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Murder Charges in Deadly Meningitis Outbreak

It's been over two years since a deadly fungal meningitis outbreak killed dozens of people and sickened hundreds. Nearly 750 people were infected by tainted steroids, leading to the deaths of 64 people across several states. The outbreak eventually led investigators to Framingham, home of the now-defunct New England Compounding Center Inc. (NECC), who produced the tainted steroids. 

Now, both a co-founder of NECC and the supervisory pharmacist are facing the most serious charges, including second-degree murder, for causing the deaths of 25 patients through a "wanton and willful disregard" of the risks involved. They face a maximum sentence of life in prison. The other twelve people charged in the expansive 131-count racketeering indictment face a variety of charges, including fraud, and the interstate sale of adulterated drugs.

U.S. Attorney Carmen Ortiz said this is the largest criminal case brought in this country over contaminated medicine. Ortiz called the facility filthy, with the supervisors and employees failing to comply with basic health standards. "Production and profit were prioritized over safety," said Ortiz. As a result of this case, Congress acted to increase oversight of compounding pharmacies such as NECC, which mix medications in bulk for medical use.

Reports of the facility and the actions of those involved are shocking. Mold and bacteria were found in the air, on equipment, and on the workers' gloves. Ingredients were not properly sterilized, were at times expired, anddrugs were not tested before sending them out. Employee logs were falsified to make it appear as if rooms had been disinfected when they never were. According to Assistant U.S. Attorney Stuart Delery, the defendants demonstrated, "not only a reckless disregard for federal health and safety regulations, but also an extreme and appalling disregard for human life."

NECC was investigated for manufacturing steroidal shots which contained a black mold. According to the prosecutor's office, both Cadden and Chin were aware that the steroid, methylprednisolone acetate (MPA), would be injected into patients, and if it were not sterile, the patient could die. The pharmacy stopped operations, and gave it's license up to the Massachusetts Board of Registration in Pharmacy on October of 2012. The company was subsequently hit with hundreds of lawsuits filed by victims and victim's families, before it filed for bankruptcy.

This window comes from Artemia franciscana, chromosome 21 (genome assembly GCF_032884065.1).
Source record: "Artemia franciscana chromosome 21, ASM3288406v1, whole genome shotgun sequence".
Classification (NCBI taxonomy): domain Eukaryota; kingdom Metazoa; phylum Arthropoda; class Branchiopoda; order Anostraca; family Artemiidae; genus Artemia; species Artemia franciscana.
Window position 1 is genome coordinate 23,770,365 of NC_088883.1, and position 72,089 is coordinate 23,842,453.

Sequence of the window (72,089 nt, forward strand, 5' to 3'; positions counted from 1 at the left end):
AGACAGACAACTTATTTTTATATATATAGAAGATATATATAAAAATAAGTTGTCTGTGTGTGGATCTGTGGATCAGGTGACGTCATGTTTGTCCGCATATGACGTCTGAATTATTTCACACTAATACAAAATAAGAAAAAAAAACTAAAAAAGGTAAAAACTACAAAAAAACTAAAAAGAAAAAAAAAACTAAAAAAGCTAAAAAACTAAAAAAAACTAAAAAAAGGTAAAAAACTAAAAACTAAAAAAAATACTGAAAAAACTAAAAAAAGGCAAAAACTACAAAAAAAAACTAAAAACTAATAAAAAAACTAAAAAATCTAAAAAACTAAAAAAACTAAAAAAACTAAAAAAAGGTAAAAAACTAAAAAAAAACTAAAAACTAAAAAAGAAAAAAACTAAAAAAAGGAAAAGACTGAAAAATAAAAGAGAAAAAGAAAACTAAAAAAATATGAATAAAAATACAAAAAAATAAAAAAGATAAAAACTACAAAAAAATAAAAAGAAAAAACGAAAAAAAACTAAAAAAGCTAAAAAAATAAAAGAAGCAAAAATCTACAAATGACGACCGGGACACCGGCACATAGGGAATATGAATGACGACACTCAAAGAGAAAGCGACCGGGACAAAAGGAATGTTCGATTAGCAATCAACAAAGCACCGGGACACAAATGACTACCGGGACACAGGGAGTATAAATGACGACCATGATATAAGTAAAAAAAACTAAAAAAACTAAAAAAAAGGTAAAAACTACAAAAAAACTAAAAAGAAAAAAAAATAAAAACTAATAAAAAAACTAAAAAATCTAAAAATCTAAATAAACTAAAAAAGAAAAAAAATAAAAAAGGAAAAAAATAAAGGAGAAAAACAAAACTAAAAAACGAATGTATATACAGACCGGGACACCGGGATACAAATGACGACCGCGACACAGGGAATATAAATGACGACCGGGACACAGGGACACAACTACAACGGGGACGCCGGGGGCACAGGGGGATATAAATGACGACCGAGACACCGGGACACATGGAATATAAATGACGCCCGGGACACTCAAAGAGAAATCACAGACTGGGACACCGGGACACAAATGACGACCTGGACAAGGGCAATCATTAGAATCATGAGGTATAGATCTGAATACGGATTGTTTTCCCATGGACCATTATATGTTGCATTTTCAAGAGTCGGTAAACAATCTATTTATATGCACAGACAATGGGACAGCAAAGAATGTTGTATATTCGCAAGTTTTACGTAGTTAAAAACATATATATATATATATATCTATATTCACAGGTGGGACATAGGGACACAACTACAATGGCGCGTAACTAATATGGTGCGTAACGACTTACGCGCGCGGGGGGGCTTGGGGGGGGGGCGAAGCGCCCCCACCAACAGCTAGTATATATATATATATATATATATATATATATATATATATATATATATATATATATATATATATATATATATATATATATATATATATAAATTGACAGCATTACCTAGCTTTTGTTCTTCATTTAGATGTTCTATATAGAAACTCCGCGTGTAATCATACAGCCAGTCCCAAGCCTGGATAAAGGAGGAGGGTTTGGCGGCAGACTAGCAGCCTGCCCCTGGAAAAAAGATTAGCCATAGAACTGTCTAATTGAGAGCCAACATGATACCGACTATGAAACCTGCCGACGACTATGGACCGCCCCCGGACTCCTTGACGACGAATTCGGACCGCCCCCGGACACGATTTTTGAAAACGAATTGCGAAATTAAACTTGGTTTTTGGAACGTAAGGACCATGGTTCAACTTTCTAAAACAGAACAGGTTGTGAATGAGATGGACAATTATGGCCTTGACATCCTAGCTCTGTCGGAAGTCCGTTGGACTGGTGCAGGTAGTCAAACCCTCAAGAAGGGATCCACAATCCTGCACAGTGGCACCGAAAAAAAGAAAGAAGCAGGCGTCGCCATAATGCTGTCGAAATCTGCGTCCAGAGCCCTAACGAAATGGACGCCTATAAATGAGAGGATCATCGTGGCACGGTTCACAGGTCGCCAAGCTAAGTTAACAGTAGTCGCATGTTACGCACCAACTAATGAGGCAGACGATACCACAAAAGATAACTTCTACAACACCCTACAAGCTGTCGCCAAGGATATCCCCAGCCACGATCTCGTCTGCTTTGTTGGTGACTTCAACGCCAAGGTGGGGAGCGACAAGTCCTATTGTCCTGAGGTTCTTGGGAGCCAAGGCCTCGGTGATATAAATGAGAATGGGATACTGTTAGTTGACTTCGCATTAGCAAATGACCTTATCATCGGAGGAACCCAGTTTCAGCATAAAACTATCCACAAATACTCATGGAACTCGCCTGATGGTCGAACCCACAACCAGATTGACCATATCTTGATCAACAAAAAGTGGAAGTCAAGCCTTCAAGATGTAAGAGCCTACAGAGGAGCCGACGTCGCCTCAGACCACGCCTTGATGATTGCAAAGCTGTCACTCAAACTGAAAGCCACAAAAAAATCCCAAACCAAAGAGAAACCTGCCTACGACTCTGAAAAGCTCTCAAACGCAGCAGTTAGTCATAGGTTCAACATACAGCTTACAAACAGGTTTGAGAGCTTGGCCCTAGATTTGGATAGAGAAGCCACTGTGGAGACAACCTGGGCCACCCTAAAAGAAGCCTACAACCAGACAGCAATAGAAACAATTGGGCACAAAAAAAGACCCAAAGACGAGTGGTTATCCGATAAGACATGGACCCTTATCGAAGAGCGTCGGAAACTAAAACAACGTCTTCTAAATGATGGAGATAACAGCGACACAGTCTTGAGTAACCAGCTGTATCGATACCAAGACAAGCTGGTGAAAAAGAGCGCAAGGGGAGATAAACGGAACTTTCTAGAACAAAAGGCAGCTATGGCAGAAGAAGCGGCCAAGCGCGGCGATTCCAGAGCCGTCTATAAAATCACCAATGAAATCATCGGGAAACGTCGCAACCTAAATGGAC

Barry Cadden and Gregory Conigliaro, brothers-in-law, co-founded the company in 1998. While Cadden faces the second-degree murder charges, Conigliaro and two of his family members face other charges including transferring over $30 million in assets among different bank accounts after the pharmacy went into bankruptcy. Cadden is accused of instructing his sales team to "falsely represent to customers that NECC was providing the highest-quality compound medications.

Glenn Adam Chin, of Canton, Massachusetts, was a supervisory pharmacist with NECC. Chin's lawyer, Stephen Weymouth, said Chin feels remorseful for everything, but that he never intended to cause harm to anybody. Although, on September 4, 2014, Chin was arrested by federal authorities at Boston's Logan International Airport on one count of mail fraud. He was attempting to board a plane to Hong Kong when he was taken into custody. According to Ortiz, "Senior NECC pharmacists knew that, despite the filthy conditions at NECC, the drugs that they made were not properly tested for sterility."

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